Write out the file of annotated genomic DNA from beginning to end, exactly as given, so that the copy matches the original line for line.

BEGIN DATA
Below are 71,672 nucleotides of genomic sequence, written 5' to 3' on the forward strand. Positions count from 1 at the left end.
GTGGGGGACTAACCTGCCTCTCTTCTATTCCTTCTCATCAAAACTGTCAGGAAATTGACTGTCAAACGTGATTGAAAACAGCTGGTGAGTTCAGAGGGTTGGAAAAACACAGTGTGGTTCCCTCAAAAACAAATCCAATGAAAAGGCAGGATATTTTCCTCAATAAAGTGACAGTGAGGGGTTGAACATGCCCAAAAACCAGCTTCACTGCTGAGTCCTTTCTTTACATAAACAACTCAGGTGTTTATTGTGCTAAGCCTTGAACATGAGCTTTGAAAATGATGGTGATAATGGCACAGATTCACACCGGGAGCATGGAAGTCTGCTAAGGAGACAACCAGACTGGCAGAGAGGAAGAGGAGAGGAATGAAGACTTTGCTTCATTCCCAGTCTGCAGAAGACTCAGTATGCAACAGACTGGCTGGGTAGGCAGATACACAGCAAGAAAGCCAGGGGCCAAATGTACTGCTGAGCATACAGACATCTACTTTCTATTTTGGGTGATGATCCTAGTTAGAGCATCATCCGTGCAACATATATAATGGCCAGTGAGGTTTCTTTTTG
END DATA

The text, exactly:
Below are 71,672 nucleotides of genomic sequence, written 5' to 3' on the forward strand. Positions count from 1 at the left end.
GTGGGGGACTAACCTGCCTCTCTTCTATTCCTTCTCATCAAAACTGTCAGGAAATTGACTGTCAAACGTGATTGAAAACAGCTGGTGAGTTCAGAGGGTTGGAAAAACACAGTGTGGTTCCCTCAAAAACAAATCCAATGAAAAGGCAGGATATTTTCCTCAATAAAGTGACAGTGAGGGGTTGAACATGCCCAAAAACCAGCTTCACTGCTGAGTCCTTTCTTTACATAAACAACTCAGGTGTTTATTGTGCTAAGCCTTGAACATGAGCTTTGAAAATGATGGTGATAATGGCACAGATTCACACCGGGAGCATGGAAGTCTGCTAAGGAGACAACCAGACTGGCAGAGAGGAAGAGGAGAGGAATGAAGACTTTGCTTCATTCCCAGTCTGCAGAAGACTCAGTATGCAACAGACTGGCTGGGTAGGCAGATACACAGCAAGAAAGCCAGGGGCCAAATGTACTGCTGAGCATACAGACATCTACTTTCTATTTTGGGTGATGATCCTAGTTAGAGCATCATCCGTGCAACATATATAATGGCCAGTGAGGTTTCTTTTTG